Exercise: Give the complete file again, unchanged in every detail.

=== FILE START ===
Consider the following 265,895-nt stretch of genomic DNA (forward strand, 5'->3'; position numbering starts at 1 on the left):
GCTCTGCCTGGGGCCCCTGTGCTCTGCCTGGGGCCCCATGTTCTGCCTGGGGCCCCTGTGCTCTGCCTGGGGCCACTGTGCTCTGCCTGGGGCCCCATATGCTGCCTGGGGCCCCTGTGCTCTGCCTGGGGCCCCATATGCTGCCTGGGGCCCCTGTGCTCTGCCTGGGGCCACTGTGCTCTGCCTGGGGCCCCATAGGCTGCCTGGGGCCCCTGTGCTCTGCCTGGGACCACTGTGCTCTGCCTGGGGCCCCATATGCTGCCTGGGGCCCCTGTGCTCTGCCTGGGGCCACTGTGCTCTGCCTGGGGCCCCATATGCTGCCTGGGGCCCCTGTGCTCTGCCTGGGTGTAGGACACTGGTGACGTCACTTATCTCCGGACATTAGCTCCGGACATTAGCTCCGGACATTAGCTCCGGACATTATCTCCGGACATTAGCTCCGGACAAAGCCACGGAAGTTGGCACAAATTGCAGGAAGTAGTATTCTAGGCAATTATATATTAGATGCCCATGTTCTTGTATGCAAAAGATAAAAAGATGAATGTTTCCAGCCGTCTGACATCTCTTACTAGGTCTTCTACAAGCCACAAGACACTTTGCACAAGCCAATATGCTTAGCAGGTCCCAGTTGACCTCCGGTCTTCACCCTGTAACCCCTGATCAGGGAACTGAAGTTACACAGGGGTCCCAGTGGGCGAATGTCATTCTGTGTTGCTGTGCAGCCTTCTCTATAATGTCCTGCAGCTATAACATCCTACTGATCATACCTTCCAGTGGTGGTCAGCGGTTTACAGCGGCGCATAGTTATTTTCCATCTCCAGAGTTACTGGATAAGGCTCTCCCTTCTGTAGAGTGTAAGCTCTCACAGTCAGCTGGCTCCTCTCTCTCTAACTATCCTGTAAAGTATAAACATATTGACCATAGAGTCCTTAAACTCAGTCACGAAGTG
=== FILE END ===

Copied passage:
Consider the following 265,895-nt stretch of genomic DNA (forward strand, 5'->3'; position numbering starts at 1 on the left):
GCTCTGCCTGGGGCCCCTGTGCTCTGCCTGGGGCCCCATGTTCTGCCTGGGGCCCCTGTGCTCTGCCTGGGGCCACTGTGCTCTGCCTGGGGCCCCATATGCTGCCTGGGGCCCCTGTGCTCTGCCTGGGGCCCCATATGCTGCCTGGGGCCCCTGTGCTCTGCCTGGGGCCACTGTGCTCTGCCTGGGGCCCCATAGGCTGCCTGGGGCCCCTGTGCTCTGCCTGGGACCACTGTGCTCTGCCTGGGGCCCCATATGCTGCCTGGGGCCCCTGTGCTCTGCCTGGGGCCACTGTGCTCTGCCTGGGGCCCCATATGCTGCCTGGGGCCCCTGTGCTCTGCCTGGGTGTAGGACACTGGTGACGTCACTTATCTCCGGACATTAGCTCCGGACATTAGCTCCGGACATTAGCTCCGGACATTATCTCCGGACATTAGCTCCGGACAAAGCCACGGAAGTTGGCACAAATTGCAGGAAGTAGTATTCTAGGCAATTATATATTAGATGCCCATGTTCTTGTATGCAAAAGATAAAAAGATGAATGTTTCCAGCCGTCTGACATCTCTTACTAGGTCTTCTACAAGCCACAAGACACTTTGCACAAGCCAATATGCTTAGCAGGTCCCAGTTGACCTCCGGTCTTCACCCTGTAACCCCTGATCAGGGAACTGAAGTTACACAGGGGTCCCAGTGGGCGAATGTCATTCTGTGTTGCTGTGCAGCCTTCTCTATAATGTCCTGCAGCTATAACATCCTACTGATCATACCTTCCAGTGGTGGTCAGCGGTTTACAGCGGCGCATAGTTATTTTCCATCTCCAGAGTTACTGGATAAGGCTCTCCCTTCTGTAGAGTGTAAGCTCTCACAGTCAGCTGGCTCCTCTCTCTCTAACTATCCTGTAAAGTATAAACATATTGACCATAGAGTCCTTAAACTCAGTCACGAAGTG